The reasons are fluid.

Crude oil prices might fall.

Inflation might not rise as much as expected.

Indian export recover fast thereby propping India’s deteriorating current account position.

Consider this too

If contrary to predictions\expectations, if the Indian Rupee stabilises at itscurrent level and starts appreciating gradually for any unforeseen reason, your investment in international funds will make a dent in your portfolio.

Non-conducive taxation environment

Any equity mutual fund that invests less than 65% of its assets in Indian equities doesn’t classifyas an equity fund for taxation purpose. Therefore, if you invest in an international fund, investing more than 35% of its assets abroad, you might lose the taxation benefits.

If you sell your investments within three years, you will end up paying short-term capital gains tax (STCG) as per your income tax slab. If you hold the investments for more than three years, you will be able to claim the indexation benefits.

In this case, the crucial question is can you take a call on currency movements over three years?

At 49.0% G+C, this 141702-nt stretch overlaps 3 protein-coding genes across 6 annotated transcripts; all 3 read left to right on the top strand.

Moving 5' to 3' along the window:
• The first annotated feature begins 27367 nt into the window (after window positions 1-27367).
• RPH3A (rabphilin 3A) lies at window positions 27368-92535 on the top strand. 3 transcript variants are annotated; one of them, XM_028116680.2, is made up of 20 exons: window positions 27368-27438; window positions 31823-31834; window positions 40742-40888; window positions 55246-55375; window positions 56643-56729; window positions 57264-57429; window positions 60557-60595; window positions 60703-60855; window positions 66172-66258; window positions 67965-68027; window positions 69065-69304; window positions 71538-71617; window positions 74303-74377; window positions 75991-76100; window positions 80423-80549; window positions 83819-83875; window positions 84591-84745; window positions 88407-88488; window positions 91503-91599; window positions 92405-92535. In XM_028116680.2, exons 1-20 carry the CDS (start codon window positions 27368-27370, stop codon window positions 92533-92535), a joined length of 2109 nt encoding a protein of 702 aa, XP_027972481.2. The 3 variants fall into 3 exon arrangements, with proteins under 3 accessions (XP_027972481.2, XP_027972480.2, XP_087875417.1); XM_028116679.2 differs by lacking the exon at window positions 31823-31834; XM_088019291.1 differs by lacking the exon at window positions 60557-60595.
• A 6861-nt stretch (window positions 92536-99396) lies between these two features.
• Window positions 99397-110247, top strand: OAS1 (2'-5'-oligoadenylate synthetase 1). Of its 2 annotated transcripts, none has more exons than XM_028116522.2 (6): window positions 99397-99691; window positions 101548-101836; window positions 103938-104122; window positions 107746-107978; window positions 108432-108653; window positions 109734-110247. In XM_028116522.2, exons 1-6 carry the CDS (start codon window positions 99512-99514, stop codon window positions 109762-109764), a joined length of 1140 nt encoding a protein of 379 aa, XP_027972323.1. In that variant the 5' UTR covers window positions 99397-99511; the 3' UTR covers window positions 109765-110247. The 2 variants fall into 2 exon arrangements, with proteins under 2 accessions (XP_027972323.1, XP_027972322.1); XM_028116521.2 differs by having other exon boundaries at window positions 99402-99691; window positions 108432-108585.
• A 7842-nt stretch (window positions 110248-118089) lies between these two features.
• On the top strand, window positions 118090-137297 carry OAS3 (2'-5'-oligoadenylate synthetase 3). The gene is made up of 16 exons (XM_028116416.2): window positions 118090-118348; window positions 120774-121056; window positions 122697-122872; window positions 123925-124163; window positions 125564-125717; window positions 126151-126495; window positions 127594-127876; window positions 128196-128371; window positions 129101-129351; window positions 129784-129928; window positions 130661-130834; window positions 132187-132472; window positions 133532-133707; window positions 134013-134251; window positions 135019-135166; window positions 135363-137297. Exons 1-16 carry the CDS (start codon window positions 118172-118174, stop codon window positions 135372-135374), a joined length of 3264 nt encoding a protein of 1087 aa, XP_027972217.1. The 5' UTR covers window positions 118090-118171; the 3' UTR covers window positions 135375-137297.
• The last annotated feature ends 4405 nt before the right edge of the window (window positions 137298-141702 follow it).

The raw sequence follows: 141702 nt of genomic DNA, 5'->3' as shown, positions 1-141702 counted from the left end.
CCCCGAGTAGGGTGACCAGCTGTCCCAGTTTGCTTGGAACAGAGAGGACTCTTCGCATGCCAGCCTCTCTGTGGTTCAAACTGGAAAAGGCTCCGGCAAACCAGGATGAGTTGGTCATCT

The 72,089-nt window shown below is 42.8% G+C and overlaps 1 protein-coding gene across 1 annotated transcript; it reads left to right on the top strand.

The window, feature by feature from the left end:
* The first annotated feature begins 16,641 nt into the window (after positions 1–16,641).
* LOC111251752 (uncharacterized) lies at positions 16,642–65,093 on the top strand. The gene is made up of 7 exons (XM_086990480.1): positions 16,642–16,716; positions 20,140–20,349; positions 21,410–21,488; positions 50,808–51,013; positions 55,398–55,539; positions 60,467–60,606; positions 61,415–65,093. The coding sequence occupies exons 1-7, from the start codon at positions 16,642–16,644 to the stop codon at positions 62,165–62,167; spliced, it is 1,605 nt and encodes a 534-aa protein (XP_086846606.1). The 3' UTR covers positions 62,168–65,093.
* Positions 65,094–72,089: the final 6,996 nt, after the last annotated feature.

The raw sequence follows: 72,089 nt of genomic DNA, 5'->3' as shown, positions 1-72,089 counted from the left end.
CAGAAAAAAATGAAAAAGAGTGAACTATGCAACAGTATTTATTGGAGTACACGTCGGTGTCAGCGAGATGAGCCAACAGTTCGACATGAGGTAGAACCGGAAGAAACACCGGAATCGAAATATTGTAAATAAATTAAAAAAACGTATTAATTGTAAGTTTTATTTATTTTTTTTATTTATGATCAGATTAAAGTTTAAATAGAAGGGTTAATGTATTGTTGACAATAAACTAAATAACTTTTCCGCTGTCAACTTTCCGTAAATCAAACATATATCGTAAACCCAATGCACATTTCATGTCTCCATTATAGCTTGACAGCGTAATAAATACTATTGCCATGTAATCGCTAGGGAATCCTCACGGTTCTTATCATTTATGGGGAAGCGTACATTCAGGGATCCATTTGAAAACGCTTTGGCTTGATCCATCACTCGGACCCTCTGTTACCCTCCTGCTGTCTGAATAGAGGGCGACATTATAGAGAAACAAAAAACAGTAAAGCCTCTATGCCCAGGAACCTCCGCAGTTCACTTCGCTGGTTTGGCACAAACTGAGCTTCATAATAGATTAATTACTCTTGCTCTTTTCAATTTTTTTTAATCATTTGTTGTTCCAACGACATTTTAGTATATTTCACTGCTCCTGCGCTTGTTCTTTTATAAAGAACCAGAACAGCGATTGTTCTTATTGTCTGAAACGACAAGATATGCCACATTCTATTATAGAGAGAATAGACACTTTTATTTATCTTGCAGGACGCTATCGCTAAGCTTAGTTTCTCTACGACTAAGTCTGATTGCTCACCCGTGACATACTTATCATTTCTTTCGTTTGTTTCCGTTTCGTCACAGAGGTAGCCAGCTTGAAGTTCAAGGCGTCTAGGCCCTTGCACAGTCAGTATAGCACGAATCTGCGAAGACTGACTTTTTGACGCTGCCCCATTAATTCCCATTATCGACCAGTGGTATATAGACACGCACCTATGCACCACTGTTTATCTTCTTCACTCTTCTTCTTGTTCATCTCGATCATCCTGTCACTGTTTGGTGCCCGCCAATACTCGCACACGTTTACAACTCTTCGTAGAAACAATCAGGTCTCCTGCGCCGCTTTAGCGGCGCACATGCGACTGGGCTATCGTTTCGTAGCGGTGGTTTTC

If you invest in an international fund investing 65% of its assets in India to qualify as an equity fund in India, it will defeat the purpose of diversification.


You may invest in international funds only if you have no other investment optionin India. Only a handful of investors will meet this criterion.

Are domestic diversified equity funds a bad deal?

Certainly not!

If you believe the Indian economy has a bright future, you should invest in India.

Moreover, invest in mutual funds depending on your financial goals, risk appetite, and investment horizon. Shift your focus from macroeconomic trends such as market correlation and Rupee depreciation among others. Simply because,you can’t accurately time the markets.

When you invest as per your personalised asset allocation, you will tend to make better financial decisions.

Is stock market volatility is deterring you from investing in India-focused domestic mutual funds?

You can invest in equity mutual funds through Systematic Investment Plan (SIP) route to take advantage of rupee-cost averaging.

That being said, the selection of a mutual fund is equally important.

Want to learn how to select winning mutual funds? Download and read PersonalFN’s guide: 10 Steps To Select Winning Mutual Funds. This guide is a great valuable resource.


Editor’s Note

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But don’t have time and skills to select worthy mutual fund schemes?

Connect with us. We have the expertise to create a winning portfolio.

PersonalFN’s flagship mutual fund research service FundSelect Plus is the answer!

You get access to PersonalFN’s 7 High-Performing, Time-Tested Readymade Portfolios offered under FundSelect Plus. These portfolios are backed by decade-long market-beating track record.